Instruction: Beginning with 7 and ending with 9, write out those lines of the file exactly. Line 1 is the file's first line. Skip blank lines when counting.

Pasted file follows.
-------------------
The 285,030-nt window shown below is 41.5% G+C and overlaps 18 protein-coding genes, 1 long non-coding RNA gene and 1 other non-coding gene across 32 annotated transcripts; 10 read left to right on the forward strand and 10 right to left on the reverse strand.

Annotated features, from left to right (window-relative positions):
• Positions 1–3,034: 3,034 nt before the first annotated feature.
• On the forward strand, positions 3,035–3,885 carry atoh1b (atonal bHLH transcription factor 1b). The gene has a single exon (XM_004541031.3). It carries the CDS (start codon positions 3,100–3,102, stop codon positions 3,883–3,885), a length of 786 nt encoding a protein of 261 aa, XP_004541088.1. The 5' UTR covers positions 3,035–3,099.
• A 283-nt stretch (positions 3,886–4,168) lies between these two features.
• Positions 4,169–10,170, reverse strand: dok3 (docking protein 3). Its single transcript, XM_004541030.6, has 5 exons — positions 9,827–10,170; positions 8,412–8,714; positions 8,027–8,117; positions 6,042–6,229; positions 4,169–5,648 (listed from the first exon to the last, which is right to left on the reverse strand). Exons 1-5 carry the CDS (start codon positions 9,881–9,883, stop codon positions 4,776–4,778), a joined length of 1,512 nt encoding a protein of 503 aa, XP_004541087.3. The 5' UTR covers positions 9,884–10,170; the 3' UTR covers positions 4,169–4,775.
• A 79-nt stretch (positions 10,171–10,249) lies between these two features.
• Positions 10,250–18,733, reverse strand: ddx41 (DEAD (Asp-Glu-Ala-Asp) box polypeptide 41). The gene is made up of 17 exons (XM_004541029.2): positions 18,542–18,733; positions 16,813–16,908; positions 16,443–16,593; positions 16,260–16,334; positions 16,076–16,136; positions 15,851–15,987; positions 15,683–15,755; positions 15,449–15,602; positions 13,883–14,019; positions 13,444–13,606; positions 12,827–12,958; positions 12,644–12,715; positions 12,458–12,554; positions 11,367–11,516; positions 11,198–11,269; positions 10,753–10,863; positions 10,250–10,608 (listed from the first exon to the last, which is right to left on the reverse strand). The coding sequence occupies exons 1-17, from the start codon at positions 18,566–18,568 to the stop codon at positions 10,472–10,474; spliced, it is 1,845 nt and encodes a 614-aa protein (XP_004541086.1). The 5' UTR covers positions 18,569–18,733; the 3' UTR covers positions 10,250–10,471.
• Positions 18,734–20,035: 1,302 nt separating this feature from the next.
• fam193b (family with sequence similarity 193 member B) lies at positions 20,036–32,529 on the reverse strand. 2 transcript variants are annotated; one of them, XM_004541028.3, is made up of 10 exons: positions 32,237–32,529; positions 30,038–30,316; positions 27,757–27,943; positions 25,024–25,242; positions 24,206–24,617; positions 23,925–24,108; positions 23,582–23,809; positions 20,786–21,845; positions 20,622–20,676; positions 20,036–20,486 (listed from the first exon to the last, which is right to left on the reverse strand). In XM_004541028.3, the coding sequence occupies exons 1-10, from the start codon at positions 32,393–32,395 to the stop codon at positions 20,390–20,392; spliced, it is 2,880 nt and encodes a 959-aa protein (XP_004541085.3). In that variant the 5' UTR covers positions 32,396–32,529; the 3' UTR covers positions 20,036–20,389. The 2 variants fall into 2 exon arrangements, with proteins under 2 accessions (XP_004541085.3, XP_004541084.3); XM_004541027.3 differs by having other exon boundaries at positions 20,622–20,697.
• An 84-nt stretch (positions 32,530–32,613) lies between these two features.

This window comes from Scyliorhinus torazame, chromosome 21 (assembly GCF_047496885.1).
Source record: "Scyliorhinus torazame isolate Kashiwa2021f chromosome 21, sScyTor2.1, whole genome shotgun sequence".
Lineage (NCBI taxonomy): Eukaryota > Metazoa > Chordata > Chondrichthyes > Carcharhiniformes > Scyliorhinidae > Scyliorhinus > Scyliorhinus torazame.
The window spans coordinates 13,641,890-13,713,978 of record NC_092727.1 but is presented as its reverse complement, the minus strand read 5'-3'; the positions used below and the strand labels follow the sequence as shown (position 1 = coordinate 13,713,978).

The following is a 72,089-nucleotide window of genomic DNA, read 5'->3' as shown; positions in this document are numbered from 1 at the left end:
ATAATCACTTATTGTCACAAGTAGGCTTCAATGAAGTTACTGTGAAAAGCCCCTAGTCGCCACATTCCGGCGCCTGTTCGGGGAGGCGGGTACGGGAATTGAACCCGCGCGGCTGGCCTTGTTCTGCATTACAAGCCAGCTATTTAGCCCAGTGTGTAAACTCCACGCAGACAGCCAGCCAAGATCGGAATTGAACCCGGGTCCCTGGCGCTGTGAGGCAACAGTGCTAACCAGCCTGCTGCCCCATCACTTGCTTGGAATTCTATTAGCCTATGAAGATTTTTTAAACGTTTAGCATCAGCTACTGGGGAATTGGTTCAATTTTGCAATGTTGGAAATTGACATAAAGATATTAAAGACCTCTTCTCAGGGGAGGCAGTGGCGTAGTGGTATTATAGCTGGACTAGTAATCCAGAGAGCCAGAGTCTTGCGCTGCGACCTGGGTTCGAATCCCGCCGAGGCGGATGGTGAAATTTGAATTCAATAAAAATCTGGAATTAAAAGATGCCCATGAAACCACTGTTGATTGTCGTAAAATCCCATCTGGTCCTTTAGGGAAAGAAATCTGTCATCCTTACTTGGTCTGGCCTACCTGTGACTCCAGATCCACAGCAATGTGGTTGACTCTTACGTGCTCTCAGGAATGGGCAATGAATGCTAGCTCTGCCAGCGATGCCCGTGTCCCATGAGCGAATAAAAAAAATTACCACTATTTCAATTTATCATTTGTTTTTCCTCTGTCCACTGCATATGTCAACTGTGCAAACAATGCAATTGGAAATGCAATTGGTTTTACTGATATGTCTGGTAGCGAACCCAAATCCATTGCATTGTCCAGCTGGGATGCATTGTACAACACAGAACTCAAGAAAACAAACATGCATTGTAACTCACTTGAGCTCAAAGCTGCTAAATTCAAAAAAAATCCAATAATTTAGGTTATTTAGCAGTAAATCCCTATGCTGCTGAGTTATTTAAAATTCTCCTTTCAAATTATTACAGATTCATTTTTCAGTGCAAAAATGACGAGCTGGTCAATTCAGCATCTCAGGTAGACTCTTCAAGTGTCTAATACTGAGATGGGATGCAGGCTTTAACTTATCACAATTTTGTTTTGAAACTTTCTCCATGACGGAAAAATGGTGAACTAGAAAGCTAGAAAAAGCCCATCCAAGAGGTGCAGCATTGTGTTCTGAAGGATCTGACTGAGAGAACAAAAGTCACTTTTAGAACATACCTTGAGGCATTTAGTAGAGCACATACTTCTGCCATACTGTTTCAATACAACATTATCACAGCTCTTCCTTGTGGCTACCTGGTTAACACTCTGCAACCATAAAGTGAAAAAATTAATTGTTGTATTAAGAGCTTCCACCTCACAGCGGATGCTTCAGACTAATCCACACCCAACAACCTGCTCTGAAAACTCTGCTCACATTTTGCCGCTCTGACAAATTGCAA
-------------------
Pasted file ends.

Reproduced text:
• A 79-nt stretch (positions 10,171–10,249) lies between these two features.
• Positions 10,250–18,733, reverse strand: ddx41 (DEAD (Asp-Glu-Ala-Asp) box polypeptide 41). The gene is made up of 17 exons (XM_004541029.2): positions 18,542–18,733; positions 16,813–16,908; positions 16,443–16,593; positions 16,260–16,334; positions 16,076–16,136; positions 15,851–15,987; positions 15,683–15,755; positions 15,449–15,602; positions 13,883–14,019; positions 13,444–13,606; positions 12,827–12,958; positions 12,644–12,715; positions 12,458–12,554; positions 11,367–11,516; positions 11,198–11,269; positions 10,753–10,863; positions 10,250–10,608 (listed from the first exon to the last, which is right to left on the reverse strand). The coding sequence occupies exons 1-17, from the start codon at positions 18,566–18,568 to the stop codon at positions 10,472–10,474; spliced, it is 1,845 nt and encodes a 614-aa protein (XP_004541086.1). The 5' UTR covers positions 18,569–18,733; the 3' UTR covers positions 10,250–10,471.
• Positions 18,734–20,035: 1,302 nt separating this feature from the next.